2 m/s
  13. What is saltatory conduction? Is it for myelinated or unmyelinated fibers?
    • Myelinated.
    • Skipping parts to go faster (walking normally).
    • Skipping from node to node (excessive channels at nodes of ranvier).
  14. How fast does saltatory conduction occur?
    120 m/s
  15. Is pain transmission happens down a myelinated or unmyelinated axon?
    unmyelinated (takes a while for the pain to register)
  16. Why do large fibers have a higher velocity of nerve signal?
    More surface area for signals.
  17. Small, unmyelinated fibers travel at what speed?
    0.5 - 2 m/s
  18. Small, myelinated fibers travel at what speed?
    3 - 15 m/s
  19. Large, myelinated fibers travel at what speed?
    up to 120 m/s
  20. You pull your hand away from a hot stove even before the pain sets in. This is an example of...
    myelinated fibers
  21. A junction that mediates information transfer between neurons or between a neuron and an effector cell.
    Synapse
  22. What is toward (before) the synapse?
    Presynaptic
  23. What is away from (after) the synapse?
    Postsynaptic
  24. What have neurons that are electrically coupled via protein channels and allow direct exchange of ions from cell to cell (e.g from one muscle cell to another)?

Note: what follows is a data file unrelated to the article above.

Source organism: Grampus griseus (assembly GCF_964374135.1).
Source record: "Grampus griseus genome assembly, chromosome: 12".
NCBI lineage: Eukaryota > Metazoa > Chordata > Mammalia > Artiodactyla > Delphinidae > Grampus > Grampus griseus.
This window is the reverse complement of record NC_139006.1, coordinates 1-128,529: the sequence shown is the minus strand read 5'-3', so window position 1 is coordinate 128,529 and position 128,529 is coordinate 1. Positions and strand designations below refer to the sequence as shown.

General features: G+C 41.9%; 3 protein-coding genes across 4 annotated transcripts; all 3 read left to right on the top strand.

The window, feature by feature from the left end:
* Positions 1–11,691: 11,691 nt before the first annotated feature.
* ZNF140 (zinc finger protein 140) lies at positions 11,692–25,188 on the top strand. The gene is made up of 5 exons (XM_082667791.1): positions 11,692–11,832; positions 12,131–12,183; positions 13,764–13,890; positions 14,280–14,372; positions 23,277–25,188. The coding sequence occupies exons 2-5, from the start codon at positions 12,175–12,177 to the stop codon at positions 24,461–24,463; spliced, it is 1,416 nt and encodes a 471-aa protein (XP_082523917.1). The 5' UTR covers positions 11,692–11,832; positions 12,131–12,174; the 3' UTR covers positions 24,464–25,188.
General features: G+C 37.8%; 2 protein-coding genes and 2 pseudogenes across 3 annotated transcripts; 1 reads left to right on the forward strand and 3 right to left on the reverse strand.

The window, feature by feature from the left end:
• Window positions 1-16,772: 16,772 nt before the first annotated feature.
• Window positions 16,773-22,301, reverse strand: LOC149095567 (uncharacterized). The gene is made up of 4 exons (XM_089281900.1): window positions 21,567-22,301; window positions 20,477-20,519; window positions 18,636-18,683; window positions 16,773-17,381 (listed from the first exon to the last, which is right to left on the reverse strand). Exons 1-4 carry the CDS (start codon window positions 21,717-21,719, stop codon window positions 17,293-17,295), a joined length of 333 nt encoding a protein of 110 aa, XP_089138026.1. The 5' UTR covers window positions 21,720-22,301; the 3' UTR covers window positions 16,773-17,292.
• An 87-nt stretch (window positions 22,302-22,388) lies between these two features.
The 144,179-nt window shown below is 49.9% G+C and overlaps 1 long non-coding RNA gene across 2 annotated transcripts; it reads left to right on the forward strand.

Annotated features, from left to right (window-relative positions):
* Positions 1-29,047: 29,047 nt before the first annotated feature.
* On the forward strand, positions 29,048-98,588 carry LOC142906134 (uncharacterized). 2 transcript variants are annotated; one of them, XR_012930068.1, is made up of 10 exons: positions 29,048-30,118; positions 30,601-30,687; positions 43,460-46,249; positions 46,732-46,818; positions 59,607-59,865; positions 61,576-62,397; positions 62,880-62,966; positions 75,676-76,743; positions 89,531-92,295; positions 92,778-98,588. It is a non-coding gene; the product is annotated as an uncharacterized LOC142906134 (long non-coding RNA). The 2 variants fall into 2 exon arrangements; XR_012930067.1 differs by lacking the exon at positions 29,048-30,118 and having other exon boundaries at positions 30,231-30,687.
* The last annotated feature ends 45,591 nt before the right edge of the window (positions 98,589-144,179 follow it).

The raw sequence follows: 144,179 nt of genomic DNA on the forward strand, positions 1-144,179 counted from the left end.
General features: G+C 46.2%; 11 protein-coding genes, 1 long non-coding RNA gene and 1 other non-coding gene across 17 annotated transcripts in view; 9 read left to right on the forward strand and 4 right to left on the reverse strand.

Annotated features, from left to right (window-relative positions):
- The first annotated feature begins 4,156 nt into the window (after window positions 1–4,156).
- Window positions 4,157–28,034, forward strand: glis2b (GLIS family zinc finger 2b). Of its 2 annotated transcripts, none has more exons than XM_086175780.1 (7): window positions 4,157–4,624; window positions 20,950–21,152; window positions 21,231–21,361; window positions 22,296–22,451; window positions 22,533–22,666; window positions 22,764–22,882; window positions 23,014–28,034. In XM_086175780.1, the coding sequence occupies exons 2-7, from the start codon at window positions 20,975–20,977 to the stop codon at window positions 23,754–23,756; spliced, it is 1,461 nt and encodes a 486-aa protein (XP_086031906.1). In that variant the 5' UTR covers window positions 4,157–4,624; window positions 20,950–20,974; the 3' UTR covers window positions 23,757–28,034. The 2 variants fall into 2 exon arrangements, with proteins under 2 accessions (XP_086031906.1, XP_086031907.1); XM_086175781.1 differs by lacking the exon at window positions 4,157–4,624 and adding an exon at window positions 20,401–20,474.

Electrical synapses
  25. Specialized for release and reception of chemical neurotransmitters
    chemical synapses
  26. What are the 3 ways in which neurotransmitter effects are terminated?
    • degradation
    • reuptake
    • diffusion
  27. Prozac is an example of _____ (terminated neurotransmitter effect)
    reuptake
  28. ______ is the termination of neurotransmitters by enzymes; postsynaptic cell or within the synaptic cleft
    degradation
  29. ______ is the termination of neurotransmitters by astrocytes or the presynaptic cell
    reuptake
  30. ______ is the termination of neurotransmitters away from the synapse
    diffusion
  31. What are the 3 synaptic regions?
    • axosomatic (axon-body)
    • axodendritic (avon-dendrite)
    • axoaxonic (axon-axon)
  32. ____ junctions are important for electrical synapses.
    gap
  33. These 2 muscle types are involved in electrical synapse.
    smooth & cardiac